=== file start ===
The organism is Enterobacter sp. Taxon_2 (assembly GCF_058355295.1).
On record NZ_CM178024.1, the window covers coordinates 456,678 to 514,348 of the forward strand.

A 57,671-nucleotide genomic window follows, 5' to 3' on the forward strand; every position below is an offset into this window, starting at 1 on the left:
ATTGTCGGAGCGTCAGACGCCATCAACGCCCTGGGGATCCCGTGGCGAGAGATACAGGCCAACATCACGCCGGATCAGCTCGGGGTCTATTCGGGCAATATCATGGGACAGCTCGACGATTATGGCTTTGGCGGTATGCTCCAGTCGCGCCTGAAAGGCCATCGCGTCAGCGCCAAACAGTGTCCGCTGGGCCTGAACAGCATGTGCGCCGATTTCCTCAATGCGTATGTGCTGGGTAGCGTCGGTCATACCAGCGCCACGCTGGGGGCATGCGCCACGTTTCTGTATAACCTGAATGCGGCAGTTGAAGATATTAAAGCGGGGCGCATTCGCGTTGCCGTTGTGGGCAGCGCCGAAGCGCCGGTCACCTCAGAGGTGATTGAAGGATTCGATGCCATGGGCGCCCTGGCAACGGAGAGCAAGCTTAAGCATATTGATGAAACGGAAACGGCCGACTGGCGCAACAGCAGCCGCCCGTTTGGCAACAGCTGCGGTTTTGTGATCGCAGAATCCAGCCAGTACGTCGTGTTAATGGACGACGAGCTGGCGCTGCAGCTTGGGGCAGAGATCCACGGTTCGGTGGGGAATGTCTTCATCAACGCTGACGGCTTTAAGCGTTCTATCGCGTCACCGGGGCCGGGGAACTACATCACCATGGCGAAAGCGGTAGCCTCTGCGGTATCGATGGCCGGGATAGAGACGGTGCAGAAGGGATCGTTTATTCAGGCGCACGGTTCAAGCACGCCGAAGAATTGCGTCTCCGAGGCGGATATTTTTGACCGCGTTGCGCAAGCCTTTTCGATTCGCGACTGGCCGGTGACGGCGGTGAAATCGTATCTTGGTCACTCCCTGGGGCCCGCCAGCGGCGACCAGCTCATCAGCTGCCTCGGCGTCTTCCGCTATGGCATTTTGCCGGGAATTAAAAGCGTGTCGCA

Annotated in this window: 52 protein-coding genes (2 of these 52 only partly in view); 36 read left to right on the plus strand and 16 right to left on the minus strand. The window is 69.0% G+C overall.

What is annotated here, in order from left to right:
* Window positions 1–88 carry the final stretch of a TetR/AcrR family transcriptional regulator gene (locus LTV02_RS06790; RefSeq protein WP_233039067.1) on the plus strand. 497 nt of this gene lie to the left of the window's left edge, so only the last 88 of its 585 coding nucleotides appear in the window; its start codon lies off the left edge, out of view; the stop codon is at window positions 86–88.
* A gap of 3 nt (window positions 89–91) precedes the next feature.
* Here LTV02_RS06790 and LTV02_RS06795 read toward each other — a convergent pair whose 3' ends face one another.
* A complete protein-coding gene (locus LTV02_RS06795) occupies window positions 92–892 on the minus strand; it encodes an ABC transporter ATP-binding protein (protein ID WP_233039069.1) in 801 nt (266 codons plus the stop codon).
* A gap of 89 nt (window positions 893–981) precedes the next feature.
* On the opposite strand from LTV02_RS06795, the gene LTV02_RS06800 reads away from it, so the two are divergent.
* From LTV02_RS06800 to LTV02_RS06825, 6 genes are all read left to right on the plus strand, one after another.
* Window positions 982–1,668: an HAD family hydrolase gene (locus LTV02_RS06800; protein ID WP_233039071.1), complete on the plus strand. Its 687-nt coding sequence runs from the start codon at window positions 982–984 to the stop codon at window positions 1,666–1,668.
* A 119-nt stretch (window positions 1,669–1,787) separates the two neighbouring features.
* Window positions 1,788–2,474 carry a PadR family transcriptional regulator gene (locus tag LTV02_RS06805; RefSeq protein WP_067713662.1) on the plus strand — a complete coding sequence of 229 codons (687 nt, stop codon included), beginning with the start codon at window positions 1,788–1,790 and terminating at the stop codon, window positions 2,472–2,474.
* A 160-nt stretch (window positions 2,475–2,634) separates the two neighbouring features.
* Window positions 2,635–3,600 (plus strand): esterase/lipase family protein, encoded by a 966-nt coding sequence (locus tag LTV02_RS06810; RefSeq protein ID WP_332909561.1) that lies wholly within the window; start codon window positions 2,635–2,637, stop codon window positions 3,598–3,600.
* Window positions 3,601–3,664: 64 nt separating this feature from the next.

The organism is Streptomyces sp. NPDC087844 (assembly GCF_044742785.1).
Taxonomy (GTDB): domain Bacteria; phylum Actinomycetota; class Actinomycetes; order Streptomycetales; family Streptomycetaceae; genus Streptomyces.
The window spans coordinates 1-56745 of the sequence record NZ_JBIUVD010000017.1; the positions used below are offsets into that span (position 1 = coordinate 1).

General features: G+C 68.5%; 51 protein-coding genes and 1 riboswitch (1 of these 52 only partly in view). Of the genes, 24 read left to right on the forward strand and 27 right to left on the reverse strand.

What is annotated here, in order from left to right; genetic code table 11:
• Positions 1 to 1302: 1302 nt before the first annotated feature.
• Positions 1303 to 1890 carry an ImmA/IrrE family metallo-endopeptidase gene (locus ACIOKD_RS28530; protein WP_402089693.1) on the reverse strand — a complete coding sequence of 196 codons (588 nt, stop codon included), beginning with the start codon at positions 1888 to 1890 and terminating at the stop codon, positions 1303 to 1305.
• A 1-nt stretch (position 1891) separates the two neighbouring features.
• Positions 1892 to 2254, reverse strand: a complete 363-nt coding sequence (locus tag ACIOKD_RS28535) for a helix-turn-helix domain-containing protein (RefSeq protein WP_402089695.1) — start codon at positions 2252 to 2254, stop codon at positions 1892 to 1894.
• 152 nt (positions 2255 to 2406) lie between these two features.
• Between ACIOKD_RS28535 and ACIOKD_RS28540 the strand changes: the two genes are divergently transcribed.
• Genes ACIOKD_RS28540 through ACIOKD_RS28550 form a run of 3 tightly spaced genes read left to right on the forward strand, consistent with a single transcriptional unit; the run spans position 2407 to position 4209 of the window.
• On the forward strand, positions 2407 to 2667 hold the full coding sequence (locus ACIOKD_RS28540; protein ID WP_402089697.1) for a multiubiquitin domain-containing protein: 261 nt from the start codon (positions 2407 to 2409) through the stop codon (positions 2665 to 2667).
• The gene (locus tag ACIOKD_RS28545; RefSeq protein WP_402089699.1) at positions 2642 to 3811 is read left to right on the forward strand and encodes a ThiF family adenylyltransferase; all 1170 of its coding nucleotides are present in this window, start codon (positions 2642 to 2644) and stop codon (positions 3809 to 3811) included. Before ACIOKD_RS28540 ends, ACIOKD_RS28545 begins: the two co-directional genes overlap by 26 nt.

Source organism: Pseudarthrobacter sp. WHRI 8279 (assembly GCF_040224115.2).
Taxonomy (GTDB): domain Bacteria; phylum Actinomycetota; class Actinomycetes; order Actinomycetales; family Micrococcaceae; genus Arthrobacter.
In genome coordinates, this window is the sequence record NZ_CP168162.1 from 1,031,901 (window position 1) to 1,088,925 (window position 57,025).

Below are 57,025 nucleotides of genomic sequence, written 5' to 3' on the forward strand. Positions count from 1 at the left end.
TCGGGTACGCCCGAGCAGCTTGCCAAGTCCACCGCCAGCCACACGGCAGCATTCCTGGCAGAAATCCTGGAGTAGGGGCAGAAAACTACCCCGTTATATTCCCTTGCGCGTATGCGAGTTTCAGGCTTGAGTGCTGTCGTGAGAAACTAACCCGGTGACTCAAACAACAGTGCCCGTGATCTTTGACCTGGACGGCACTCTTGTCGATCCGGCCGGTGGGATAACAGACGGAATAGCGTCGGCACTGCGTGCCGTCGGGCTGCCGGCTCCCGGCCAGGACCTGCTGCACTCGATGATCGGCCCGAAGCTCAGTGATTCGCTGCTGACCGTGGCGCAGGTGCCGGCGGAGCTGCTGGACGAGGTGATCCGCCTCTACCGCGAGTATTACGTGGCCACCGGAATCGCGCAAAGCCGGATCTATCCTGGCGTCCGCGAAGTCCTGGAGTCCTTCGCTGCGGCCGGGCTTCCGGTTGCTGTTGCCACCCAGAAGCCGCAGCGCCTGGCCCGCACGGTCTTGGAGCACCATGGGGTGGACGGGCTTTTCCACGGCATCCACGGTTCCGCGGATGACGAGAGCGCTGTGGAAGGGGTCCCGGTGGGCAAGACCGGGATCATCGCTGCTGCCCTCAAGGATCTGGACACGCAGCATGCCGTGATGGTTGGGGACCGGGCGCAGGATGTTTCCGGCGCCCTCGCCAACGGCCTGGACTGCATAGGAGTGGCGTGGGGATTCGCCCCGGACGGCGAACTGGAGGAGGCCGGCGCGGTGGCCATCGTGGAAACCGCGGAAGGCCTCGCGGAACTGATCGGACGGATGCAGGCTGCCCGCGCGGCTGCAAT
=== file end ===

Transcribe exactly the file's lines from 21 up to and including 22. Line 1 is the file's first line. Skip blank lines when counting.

Taxonomy (GTDB): domain Bacteria; phylum Actinomycetota; class Actinomycetes; order Streptomycetales; family Streptomycetaceae; genus Streptomyces.
The window spans coordinates 1-56745 of the sequence record NZ_JBIUVD010000017.1; the positions used below are offsets into that span (position 1 = coordinate 1).